How to Win a Hackathon with Machine Learning

2018 February 25


Last weekend, I won the Google Data Science award, the John Snow Labs award, and the HopHacks 3rd overall best award for ASSIST, an AI which predicts a stroke patients' chance of survival. I made it with Bill Zhang, Edward Paik, and Derrick Wilson-Duncan.

To win the hackathon, we had to find stroke patient data, create a model which used the data, and make it easy to use. Because this was a medical project, I did not understand all the medical symptoms and techniques in the data, so my premed friend Bill Zhang read the medical literature to find out. My other friends, Edward and Derrick, made the client software, which was fairly straightforward.

I'll focus on how I created the AI after finding the data and what you can learn.

First off, don't worry too much about what programming language you use. I used Python 3 because I am most familiar with it, but you may not want to use Python 3. For example, game developers who have worked with Lua may want to use Lua's Torch package for machine learning. In general, avoid using a verbose language like Java or C++ to save your limited time, and avoid languages with slow implementations like Ruby because they will be too slow to train the model. Keep in mine that some of my tips may not apply to non-Python-3 developers.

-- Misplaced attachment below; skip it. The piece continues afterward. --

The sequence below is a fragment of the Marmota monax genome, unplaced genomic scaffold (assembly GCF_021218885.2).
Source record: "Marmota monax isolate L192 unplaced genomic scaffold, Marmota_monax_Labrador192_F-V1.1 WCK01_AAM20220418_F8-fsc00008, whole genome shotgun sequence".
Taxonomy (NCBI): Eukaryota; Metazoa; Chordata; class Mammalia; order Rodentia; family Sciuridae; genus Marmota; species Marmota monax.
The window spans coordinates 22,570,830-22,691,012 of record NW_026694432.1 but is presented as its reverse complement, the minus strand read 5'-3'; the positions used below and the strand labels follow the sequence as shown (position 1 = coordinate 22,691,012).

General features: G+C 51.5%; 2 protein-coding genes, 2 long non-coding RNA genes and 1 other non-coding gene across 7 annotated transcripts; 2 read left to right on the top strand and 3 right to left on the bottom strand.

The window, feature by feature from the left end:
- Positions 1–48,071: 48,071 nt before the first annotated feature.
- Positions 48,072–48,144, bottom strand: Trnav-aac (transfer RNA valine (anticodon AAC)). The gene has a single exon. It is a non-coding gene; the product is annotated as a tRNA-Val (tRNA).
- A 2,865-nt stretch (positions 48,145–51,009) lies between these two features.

First off, I recommend using Keras, which makes creating the model incredibly simple. For reference, here is the code which declares the model's architecture:

from keras.models import Sequential from keras.layers import Dense, Flatten, Conv2D, Dropout, BatchNormalization from keras.utils import np_utils

model = Sequential([ Dense(30, input_dim=15, activation='sigmoid'), Dense(30, activation='sigmoid'), Dense(1)])

In total, my code which powers the AI was about 200 lines of code. You can find it here.

Aside from using Keras, make sure that you don't overtrain your model by getting plenty of data. For example, I extended my data by slightly adjusting patient data, such as age or symptoms, so that I can get more data without losing validity. Using this, I extended from 20k to 100k data points.

Finally, make sure that your architecture is reasonable for your problem. I constantly see people try to use absurdly complex models purely for the buzzwords when a simpler model would be just as effective and must faster to train.

You can run ASSIST on my website.